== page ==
A little over two years ago, I discovered Jim Lahey's no-knead bread recipe (which I blogged about here), and I loved it so much that I've made it again and again since that time. I make it for family dinners, for friends and neighbors, and just for myself. It is so good, whether served with butter and jam, olive oil and balsamic vinegar, cheese, or whatever. It's also delicious toasted or made into French toast.
As much as I love this recipe, I've also also wanted to tinker with it, to create something new. I've seen all kinds of interesting variations online, with add-ins including herbs, nuts, dried fruit, and even chocolate chips. But because I love the original recipe so much, I've only tried a few variations so far that I'm happy with. Actually, I also tried a whole wheat version that was a miserable failure. That loaf was virtually inedible. I don't know what I did wrong.
Anyway, the first variation is simply a minor adjustment in the measurements of the original recipe so that I get a larger and slightly more flavorful loaf; it is now my standard recipe. I even adjusted the measurements on the original post to correspond with this. This version was suggested by Mark Bittman.
Revised No-Knead Bread Recipe
4 cups all-purpose or bread flour, more for dusting
A scant 1/2 teaspoon instant or rapid rising yeast
2 teaspoons salt
2 cups water at about 70 degrees
Cornmeal or wheat bran as needed (I usually just use flour and sometimes a little cornmeal)
1. In a large bowl combine flour, yeast, and salt. Add the water, and stir until blended; dough will be shaggy and sticky. Cover bowl with plastic wrap. Let dough rest at least 12 hours, preferably about 18, at warm room temperature, about 70 degrees.
2. Dough is ready when its surface is dotted with bubbles. Lightly flour a work surface and place dough on it; sprinkle it with a little more flour and fold it over on itself once or twice. Cover loosely with plastic wrap and let rest about 15 minutes.
3. Using just enough flour to keep dough from sticking to work surface or to your fingers, gently and quickly shape dough into a ball. Put dough seam side down on floured work surface and dust with more flour, bran, or cornmeal. Cover loosely with plastic wrap and a cotton dish towel and let rise for about 2 hours. When it is ready, dough will be more than double in size and will not readily spring back when poked with a finger.
4. At least a half-hour before dough is ready, heat oven to 450 degrees. Put a 6- to 8-quart heavy covered pot in the oven while it heats. When dough is ready, carefully remove heated pot from the oven. Gently move the ball of dough with your hands from your work surface and drop it into the pan. It may look like a mess, but that is okay. Shake pan once or twice if dough is unevenly distributed; it will straighten out as it bakes. Cover with lid and bake 30 minutes, then remove lid and bake another 15 minutes (Note: I often like a less dark and crunchy crust, so I'll usually reduce the final baking time by about 5 minutes), until loaf is beautifully browned. Remove the bread from the pan and cool on a wire rack.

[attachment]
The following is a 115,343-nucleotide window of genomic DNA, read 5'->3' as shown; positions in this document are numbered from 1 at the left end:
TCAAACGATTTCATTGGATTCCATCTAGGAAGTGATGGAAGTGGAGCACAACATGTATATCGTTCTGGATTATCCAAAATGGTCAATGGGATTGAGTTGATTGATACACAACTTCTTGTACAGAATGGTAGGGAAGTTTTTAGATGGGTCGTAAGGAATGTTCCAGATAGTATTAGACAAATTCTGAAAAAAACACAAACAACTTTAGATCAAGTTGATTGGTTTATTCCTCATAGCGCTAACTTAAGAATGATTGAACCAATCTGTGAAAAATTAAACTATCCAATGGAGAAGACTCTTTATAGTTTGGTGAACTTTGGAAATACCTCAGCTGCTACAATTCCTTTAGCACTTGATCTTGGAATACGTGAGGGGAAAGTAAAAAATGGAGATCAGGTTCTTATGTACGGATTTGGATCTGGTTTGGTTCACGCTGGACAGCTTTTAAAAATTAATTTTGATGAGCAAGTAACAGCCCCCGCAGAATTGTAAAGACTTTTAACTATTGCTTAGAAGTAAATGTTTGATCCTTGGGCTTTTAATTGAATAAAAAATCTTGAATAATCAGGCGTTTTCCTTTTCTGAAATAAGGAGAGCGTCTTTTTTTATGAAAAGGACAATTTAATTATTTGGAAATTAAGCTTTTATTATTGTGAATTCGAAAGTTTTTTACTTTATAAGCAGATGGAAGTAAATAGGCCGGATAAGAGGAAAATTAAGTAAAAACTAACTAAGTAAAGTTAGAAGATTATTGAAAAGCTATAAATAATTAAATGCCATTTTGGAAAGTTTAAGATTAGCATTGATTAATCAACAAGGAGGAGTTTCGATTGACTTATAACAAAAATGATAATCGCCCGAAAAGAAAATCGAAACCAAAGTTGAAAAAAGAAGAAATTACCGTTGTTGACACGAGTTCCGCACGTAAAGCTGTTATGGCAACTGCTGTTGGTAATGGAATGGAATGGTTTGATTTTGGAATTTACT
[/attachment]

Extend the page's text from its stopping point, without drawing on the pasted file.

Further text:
No-Knead Bread Variations
This is probably one of my favorite variations. After I combine the dry ingredients, I add 1 1/4 cups grated Parmesan cheese, 1 tablespoon dried parsley flakes, and 1 tablespoon dried sliced garlic (I found this at Costco) and mix all of that in. Then I add the water and follow the instructions above. The cheese and garlic are a wonderful combination.
White Chocolate Chip/Cinnamon Chip
I tasted this variation for the first time at a free bread-making class at a local kitchen store. It was terrific! And the clear favorite of the 20 students, though I still love the original recipe. The instructor added 1/2 cup white chocolate chips and 1/2 cup mini cinnamon chips (they sold these at the cooking store) to the dry ingredients at the beginning, as well as an additional 1/4 teaspoon of rapid-rising yeast. I made this recipe at home and it turned out very delicious, but I found that the white chocolate chips tended to burn a little at the high temperature you bake this bread at.
No-Knead Bread with Sunflower Seeds
I love seeded breads, so I tried using sunflower seeds. I used the recipe above, but I substituted one cup of oat flour for the all-purpose flour. I also added 1/2 cup honey. Then I stirred/folded in 1/2 to 3/4 cup sunflower seeds and baked the loaf as normal. Very delicious result.
Oatmeal No-Knead Bread
Another version I am pleased with includes steel-cut oats. Again, I used the revised no-knead recipe above, but made a few alterations. I substituted 1 cup whole wheat flour and 1 cup steel-cut oats for 2 cups of the all-purpose flour, and I added maybe an extra 1/4 cup water.
With these variations, the mixing/raising/baking instructions are basically the same.